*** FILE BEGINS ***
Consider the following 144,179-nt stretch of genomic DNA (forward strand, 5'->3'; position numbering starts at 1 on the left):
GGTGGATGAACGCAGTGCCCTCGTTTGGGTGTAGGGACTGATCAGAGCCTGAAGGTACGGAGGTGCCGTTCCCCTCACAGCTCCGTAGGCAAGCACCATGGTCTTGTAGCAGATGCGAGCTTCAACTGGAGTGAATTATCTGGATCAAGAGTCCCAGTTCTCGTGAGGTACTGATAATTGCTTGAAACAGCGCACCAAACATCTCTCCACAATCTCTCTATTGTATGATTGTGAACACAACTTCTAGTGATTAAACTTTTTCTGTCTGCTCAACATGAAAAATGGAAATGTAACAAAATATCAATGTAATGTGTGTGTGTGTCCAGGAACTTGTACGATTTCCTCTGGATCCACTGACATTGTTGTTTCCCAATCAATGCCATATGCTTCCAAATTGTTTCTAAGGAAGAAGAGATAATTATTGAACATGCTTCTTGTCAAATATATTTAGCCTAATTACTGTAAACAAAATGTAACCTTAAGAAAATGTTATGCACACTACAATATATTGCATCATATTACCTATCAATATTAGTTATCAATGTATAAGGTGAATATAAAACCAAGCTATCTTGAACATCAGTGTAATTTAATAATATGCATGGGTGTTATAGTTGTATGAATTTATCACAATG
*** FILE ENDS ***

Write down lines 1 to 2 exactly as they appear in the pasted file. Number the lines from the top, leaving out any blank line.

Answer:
Consider the following 144,179-nt stretch of genomic DNA (forward strand, 5'->3'; position numbering starts at 1 on the left):
GGTGGATGAACGCAGTGCCCTCGTTTGGGTGTAGGGACTGATCAGAGCCTGAAGGTACGGAGGTGCCGTTCCCCTCACAGCTCCGTAGGCAAGCACCATGGTCTTGTAGCAGATGCGAGCTTCAACTGGAGTGAATTATCTGGATCAAGAGTCCCAGTTCTCGTGAGGTACTGATAATTGCTTGAAACAGCGCACCAAACATCTCTCCACAATCTCTCTATTGTATGATTGTGAACACAACTTCTAGTGATTAAACTTTTTCTGTCTGCTCAACATGAAAAATGGAAATGTAACAAAATATCAATGTAATGTGTGTGTGTGTCCAGGAACTTGTACGATTTCCTCTGGATCCACTGACATTGTTGTTTCCCAATCAATGCCATATGCTTCCAAATTGTTTCTAAGGAAGAAGAGATAATTATTGAACATGCTTCTTGTCAAATATATTTAGCCTAATTACTGTAAACAAAATGTAACCTTAAGAAAATGTTATGCACACTACAATATATTGCATCATATTACCTATCAATATTAGTTATCAATGTATAAGGTGAATATAAAACCAAGCTATCTTGAACATCAGTGTAATTTAATAATATGCATGGGTGTTATAGTTGTATGAATTTATCACAATG